"I want you to get right out of that house immediately," said the doctor's voice. "Right now. I'm coming round right away, and the police will be there any time now. Wait outside for us." The phone went dead. Joanne stared at it. She was confused, but she was also a little frightened by the obvious fear in the voice of the doctor. She replaced the receiver, then quickly backed out of the door and ran into the street.
At that moment, a police car with its lights flashing swung round the corner and screeched to a stop outside the house. Two policemen got out. After briefly checking that she was the owner of the house, they ran into the house through the still open door, without explaining anything. Joanne was by now completely confused and very frightened. Then the doctor arrived.
"Where's Sheba? Is she OK?" shouted Joanne, running over to his car.
"She's fine, Joanne. I extracted the thing which was choking her, and she's OK now."
"Well what's this all about? Why are the police in my house?"
Just then, the two policemen reappeared from the house, half-carrying a white-faced figure, a man in a dark grey sweater and jeans, who, it seemed, could hardly walk. There was blood all over him.
"My God," said Joanne, "how did he get in there? And how did you know he was there?"
"I think he must be a burglar," said the doctor. "I knew he was there because when I finally removed what was stuck in Sheba's throat, it turned out to be three human fingers. I don't think he's a very happy burglar."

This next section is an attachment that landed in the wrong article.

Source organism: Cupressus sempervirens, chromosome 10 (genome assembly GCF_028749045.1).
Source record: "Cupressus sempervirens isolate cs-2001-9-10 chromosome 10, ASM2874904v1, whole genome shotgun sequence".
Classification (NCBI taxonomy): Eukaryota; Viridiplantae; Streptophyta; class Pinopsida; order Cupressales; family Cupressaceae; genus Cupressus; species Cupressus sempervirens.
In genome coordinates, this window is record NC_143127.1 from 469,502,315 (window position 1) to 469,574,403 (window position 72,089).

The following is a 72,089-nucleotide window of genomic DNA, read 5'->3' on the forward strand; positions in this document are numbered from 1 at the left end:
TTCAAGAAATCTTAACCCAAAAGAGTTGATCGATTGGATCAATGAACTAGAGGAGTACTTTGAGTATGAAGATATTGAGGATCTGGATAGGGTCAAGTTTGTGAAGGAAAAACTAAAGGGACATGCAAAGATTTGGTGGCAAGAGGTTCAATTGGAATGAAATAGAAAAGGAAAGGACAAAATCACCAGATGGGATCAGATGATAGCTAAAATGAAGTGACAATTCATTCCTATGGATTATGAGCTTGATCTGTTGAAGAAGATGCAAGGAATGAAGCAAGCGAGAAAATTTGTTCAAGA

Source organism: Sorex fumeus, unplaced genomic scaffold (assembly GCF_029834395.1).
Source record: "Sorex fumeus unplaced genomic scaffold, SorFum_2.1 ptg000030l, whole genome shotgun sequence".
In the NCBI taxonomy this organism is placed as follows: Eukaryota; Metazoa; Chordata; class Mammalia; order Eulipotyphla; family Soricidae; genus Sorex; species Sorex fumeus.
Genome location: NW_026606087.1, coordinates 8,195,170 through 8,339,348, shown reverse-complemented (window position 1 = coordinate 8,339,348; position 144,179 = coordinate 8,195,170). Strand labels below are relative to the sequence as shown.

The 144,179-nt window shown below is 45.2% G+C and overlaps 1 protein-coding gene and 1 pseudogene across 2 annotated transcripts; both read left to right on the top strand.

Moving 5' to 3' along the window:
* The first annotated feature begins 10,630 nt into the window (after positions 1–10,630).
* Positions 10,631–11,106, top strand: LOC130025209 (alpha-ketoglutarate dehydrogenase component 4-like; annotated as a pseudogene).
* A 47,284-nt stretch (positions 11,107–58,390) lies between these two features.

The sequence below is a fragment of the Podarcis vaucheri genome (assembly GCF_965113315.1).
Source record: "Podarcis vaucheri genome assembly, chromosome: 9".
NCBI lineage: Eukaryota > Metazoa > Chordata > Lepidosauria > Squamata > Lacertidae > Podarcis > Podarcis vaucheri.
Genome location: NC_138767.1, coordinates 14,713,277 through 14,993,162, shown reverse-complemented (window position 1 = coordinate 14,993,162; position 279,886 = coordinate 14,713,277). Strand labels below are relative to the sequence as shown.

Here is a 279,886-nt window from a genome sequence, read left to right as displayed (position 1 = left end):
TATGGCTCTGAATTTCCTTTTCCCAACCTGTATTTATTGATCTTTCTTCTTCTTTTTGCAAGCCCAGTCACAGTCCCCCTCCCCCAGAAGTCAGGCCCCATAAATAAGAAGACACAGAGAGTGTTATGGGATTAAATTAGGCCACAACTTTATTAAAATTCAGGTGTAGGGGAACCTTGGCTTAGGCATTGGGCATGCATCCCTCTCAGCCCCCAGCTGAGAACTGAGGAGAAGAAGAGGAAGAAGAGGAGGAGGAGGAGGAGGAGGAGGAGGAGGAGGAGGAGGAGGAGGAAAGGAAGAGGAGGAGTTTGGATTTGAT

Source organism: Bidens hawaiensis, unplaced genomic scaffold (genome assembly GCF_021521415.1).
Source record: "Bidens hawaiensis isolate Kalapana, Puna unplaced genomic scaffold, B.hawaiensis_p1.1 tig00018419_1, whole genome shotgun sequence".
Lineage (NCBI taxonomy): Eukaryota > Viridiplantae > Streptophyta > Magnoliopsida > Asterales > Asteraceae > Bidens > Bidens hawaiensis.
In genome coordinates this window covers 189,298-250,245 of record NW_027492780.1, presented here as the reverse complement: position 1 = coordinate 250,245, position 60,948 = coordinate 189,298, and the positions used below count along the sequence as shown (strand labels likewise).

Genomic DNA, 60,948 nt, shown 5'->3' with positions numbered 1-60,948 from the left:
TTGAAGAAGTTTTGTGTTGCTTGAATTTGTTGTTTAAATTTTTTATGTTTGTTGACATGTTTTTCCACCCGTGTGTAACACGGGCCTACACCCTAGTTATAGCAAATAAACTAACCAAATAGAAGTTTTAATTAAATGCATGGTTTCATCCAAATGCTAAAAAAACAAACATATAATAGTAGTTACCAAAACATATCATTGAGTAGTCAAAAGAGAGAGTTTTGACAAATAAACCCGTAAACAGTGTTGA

Story: MDH 1994 — from a common urban legend
Audio version performed by Peter Polgar
- Where did Joanne work?
- an advertising agency
- a vet's surgery
- a Mercedes dealer's office
- the text does not say
- Why was she angry at the beginning of the story?
- She was lost.
- She had lost a client at work.
- She was stuck in a traffic jam.
- Her dog was sick.
- Why did she take the dog to Dr. Sterne's surgery?
- It was time for Sheba's checkup.
- The dog couldn't breathe properly.
- She wanted to get her out of the house.
- The doctor had asked to see her.
- Why did she leave the dog at the surgery and drive home again?
- She wanted to catch a burglar.
- The dog was too sick to come home.
- The doctor wanted to keep her.
- Joanne wanted to change her clothes.
- How long did it take Joanne to drive home from the surgery?
- two minutes
- ten minutes
- an hour
- the text does not say
- What happened as she arrived home for the second time?
- The police arrived.
- The phone rang.
- The dog died.
- A burglar was just escaping.
- Why did the doctor tell her to get out of the house?
- There was a dangerous dog in there.
- It was on fire.
- He knew there was a burglar inside.
- He wanted to meet her outside.
- Why did the burglar look very sick?
- The police had caught him, and he would probably have to go to prison.
- He had caught a disease from the dog.
- He hadn't found any valuable things to steal.
- The dog had bitten off his fingers.
- The story says that the dog "gazed up at Joanne helplessly". "Gazed" means _______________.
- A "vet's surgery" is probably _______________.
- a serious operation
- a minor operation
- an animal doctor's office
- a police station